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New World Review In Progress: (Faction) War Never Changes

It’s not everyday a new, big-budget MMORPG arrives, much less one developed by Amazon. In recent years, the MMO genre has largely been forgotten, with only new expansions for the biggest names in the genre to satisfy fans. But back in the mid-to-late 2000s, new MMOs felt like they were a dime a dozen, with game publishers all looking for a piece of the massive pie that Blizzard had carved out for itself starting with vanilla World of Warcraft in 2004.

It’s fitting then that New World in many ways feels like it originated from that particular period of gaming history. Old-school in many of its sensibilities, New World is a social, player-versus-player-focused MMO the likes of which largely hasn’t been seen since 2001’s Dark Age of Camelot. Based on the more than 100 hours I’ve played so far, there is definitely some enjoyment to be had, particularly for those interested in PvP. Unfortunately, New World is also held back by a largely boring leveling experience and a few particularly annoying design choices that may turn off even the most dedicated MMORPG fans.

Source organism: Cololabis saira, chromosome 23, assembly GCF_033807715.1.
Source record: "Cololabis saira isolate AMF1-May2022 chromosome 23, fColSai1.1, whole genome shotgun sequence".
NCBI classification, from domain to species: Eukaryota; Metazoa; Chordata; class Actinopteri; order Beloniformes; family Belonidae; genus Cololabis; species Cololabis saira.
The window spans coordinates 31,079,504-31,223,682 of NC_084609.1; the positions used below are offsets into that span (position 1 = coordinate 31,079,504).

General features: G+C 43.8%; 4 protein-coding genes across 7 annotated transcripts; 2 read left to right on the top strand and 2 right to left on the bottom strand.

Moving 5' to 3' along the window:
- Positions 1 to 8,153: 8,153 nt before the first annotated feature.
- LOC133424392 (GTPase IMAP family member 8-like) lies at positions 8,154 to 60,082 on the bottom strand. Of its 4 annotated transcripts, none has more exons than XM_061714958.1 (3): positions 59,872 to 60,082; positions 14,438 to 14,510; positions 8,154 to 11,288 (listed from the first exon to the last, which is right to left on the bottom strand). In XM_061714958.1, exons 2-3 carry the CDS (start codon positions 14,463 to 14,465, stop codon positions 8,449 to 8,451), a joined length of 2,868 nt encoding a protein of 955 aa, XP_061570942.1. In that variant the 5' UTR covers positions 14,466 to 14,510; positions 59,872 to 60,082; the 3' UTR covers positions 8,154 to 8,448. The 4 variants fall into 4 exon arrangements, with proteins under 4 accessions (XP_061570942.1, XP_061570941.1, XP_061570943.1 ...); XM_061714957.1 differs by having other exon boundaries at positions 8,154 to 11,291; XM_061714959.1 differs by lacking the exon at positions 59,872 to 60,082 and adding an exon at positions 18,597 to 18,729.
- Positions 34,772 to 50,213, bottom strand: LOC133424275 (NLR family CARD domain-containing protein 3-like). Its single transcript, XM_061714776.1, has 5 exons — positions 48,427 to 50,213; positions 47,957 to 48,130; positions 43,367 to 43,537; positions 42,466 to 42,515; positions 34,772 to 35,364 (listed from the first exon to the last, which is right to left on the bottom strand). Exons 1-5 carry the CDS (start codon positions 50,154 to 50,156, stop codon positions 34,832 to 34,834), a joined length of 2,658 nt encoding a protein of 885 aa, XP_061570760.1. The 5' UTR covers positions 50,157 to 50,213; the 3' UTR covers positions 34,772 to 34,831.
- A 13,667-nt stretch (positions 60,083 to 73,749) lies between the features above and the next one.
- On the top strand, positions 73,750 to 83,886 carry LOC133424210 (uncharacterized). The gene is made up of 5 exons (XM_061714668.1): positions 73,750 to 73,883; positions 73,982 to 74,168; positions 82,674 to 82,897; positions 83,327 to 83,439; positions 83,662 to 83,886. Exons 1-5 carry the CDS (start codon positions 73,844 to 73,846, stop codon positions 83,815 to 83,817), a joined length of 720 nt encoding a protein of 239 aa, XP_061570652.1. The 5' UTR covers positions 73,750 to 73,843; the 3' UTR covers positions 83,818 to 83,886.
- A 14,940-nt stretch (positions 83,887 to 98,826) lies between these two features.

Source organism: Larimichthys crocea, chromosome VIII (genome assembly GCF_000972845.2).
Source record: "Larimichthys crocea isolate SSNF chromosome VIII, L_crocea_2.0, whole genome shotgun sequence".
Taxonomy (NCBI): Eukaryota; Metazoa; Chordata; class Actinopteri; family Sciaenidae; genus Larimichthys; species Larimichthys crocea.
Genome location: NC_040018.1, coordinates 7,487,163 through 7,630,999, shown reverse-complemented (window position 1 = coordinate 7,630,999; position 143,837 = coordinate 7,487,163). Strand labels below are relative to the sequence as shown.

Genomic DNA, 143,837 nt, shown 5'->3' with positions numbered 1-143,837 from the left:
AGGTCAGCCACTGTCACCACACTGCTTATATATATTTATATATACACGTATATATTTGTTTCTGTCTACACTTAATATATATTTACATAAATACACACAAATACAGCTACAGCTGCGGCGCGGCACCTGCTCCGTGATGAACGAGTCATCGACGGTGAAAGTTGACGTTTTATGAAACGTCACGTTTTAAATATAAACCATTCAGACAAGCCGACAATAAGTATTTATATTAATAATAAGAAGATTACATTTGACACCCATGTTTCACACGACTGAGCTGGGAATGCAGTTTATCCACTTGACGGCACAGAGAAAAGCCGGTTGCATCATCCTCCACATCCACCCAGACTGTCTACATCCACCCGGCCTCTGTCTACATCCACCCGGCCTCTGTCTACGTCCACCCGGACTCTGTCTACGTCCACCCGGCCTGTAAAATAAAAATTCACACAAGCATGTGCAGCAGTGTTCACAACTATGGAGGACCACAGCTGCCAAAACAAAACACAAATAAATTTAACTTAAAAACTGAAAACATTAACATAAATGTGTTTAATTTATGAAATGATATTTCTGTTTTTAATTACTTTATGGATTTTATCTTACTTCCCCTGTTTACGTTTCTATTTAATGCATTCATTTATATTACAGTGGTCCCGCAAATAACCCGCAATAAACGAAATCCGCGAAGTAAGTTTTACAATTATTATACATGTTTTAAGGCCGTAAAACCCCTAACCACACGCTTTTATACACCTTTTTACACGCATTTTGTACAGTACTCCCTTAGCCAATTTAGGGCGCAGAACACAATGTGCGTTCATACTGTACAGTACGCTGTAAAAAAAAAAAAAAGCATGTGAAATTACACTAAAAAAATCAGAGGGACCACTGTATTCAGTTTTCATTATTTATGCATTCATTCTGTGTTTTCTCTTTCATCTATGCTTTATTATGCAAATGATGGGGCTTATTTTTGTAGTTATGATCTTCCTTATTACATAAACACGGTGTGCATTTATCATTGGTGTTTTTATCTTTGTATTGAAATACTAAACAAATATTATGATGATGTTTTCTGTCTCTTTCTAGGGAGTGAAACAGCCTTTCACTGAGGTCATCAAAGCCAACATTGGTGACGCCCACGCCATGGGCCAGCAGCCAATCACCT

The setup of New World is simple: After creating a character, you wash up on the shores of a mysterious uncharted island somewhere in the Atlantic ocean called Aeternum. Turns out, people have been washing up there for thousands of years and are unable to return to their homelands thanks to a mysterious storm surrounding the island. People don’t really die, or even age, in Aeternum, but that doesn’t mean life is easy. Those who have lived on the island for ages run the risk of becoming soulless husks known as the Lost, or even worse, are in jeopardy of being brainwashed by an ancient evil spreading across the land known as the Corruption. It’s up to players to rebuild and lead an order of guardians known as the Soulwardens if Aeternum is to stand a chance against the encroaching darkness. As you embark on your adventure to level 60, you’ll gather crafting materials, fight monsters, equip new weapons and armor, complete quests, and level up your character.